Monday, August 17, 2020

Mayor de Blasio on Public School openings, and COVUD-19 August 17, 2020,

 

  Mayor Bill de Blasio: Well, good morning, everybody. I want to talk, in a moment, about the first day of the new school year. And it certainly symbolizes a new beginning every year. It's a time of great hope and possibility every year. This year, it's going to take on so much greater meaning as we fight back from the coronavirus crisis, as we make sure our kids have the bright futures they deserve. We're going to have a lot to say about that in a moment. But first I want to talk about a great New Yorker who we lost in the last few days, Claire Shulman, former borough president of Queens. This is a true New York story. Claire Shulman always wanted to do something to help people and she had a passionate what-you-see-is-what-you-get way about her. And she would make things happen wherever she went. She started out as a PTA president in Bayside, and she let people know that the school had to be better for her kids and everyone's kids. She became a nurse and served people in need, and she brought that compassion forward and everything she did in her life – this is someone who came up from the grassroots. She wasn't part of a political dynasty. She wasn't born with a silver spoon in her mouth. She was just someone who wanted to serve her fellow Queens residents, and she did so with extraordinary tenacity and an understanding of what life was like in the neighborhoods of Queens. Extraordinary tenure, 16 years as borough president, making sure that Queens got its fair share and making lives better for so many people in her beloved borough. So, for everyone in Queens today who knew Claire Shulman or heard about what she did for all of you and for all of New York City, we mourn her passing, and her family is in our thoughts and prayers today.

 

So, that just gives you some indication of the preparations underway already. I want to thank everyone who's a part of this, all the custodial service staff that's working so hard, and I've met a lot of these men and women. They care deeply about our kids. They are doing this work because they know how important it is to get it right. Everyone at the School Construction Authority, who's working hard all the time to improve our school facilities. Folks have been working now for months and months, and we still have weeks ahead to continue to improve and focus every inch of the school on safety and health. Now, look, the message in that video is whatever our schools need they're going to have. We're going to send them the supplies in great bulk before school begins and then constantly resupply as needed. This is about everything, everything a school can need, whether it's the hand sanitizer or the wipes or soap, you name it, face shields, surgical masks. Whatever our educators need, whatever the staff needs, whatever our kids need, we're going to make sure it's there. So, this is about being ready. It's about moving past fear to resiliency, getting ready to have a school year where our kids get served in a safe way and putting in place the precautions needed.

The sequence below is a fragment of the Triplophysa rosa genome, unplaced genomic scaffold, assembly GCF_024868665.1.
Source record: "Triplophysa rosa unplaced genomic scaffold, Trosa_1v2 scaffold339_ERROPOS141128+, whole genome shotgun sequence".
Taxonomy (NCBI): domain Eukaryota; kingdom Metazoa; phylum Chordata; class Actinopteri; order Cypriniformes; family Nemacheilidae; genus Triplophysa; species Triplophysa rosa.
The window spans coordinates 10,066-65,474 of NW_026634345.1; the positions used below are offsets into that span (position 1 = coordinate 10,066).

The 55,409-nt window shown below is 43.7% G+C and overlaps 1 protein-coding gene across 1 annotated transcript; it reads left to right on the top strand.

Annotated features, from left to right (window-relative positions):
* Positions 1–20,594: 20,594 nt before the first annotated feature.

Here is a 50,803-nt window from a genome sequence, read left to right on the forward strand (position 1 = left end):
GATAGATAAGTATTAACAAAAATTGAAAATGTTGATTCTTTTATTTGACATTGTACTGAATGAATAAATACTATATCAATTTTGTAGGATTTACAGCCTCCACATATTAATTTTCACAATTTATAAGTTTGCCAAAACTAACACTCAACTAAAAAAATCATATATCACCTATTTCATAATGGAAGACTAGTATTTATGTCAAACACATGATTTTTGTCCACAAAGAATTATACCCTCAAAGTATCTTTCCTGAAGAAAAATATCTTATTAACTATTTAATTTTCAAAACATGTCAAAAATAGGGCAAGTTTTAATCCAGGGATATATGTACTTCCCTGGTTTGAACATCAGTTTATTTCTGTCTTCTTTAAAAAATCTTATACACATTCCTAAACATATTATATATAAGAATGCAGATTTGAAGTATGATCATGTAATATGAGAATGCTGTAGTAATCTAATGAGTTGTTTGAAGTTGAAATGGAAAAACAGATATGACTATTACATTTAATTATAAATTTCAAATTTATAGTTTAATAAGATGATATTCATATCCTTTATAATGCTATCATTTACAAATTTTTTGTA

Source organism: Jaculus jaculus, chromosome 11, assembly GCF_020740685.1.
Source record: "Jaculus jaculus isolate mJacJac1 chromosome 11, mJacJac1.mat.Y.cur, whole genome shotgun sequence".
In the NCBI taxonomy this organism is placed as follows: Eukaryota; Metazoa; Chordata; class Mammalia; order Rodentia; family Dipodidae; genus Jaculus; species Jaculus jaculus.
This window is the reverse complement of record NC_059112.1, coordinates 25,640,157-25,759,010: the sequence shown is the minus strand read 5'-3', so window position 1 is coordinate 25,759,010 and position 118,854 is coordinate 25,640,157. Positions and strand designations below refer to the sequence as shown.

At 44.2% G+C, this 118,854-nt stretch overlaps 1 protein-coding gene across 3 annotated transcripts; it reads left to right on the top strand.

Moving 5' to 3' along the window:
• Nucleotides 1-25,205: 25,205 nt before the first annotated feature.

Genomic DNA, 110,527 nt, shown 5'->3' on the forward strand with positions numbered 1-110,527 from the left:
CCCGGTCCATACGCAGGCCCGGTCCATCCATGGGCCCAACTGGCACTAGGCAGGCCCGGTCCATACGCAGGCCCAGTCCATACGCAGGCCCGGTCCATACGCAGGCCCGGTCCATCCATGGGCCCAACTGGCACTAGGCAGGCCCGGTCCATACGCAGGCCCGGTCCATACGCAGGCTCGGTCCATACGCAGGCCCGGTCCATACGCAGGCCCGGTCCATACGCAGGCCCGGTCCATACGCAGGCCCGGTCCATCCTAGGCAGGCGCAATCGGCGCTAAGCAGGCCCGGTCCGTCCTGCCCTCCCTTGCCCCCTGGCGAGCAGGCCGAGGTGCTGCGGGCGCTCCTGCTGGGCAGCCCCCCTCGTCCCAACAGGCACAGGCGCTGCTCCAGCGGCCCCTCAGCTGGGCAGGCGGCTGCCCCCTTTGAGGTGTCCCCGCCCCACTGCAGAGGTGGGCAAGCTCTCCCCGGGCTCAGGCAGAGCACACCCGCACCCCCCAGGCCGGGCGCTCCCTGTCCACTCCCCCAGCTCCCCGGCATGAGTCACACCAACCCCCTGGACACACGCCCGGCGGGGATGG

Now the point that we keep making, whatever the school needs, it will get, and we are establishing a new hotline for principals. Principals will get the information later today. The hotline will be up and running this week so that principal can call if there's anything they need. If they need additional PPEs for their educators, if they need additional cleaning supplies, it will be immediately delivered. Any principal can call with any request and there'll be action right away to get it to them. Everything our educators need, of course, will be provided for free. Their health and safety is crucial here. So, I want people to be clear – and I know the Chancellor feels this deeply – that we need our educators and our staff to know that all of this support will be in place for them ahead of school opening and then if anything comes up where there needs to be rapid response, we can do rapid resupply to schools, just a phone call away. Now the Chancellor is not only going to give the order. The Chancellor himself is going to go out and do unannounced spot inspections of schools to make sure that everything's in place before and during the school year. We're going to have ongoing monitoring by a number of Department of Education officials, unannounced safety checks to make sure that things are right for the whole school community.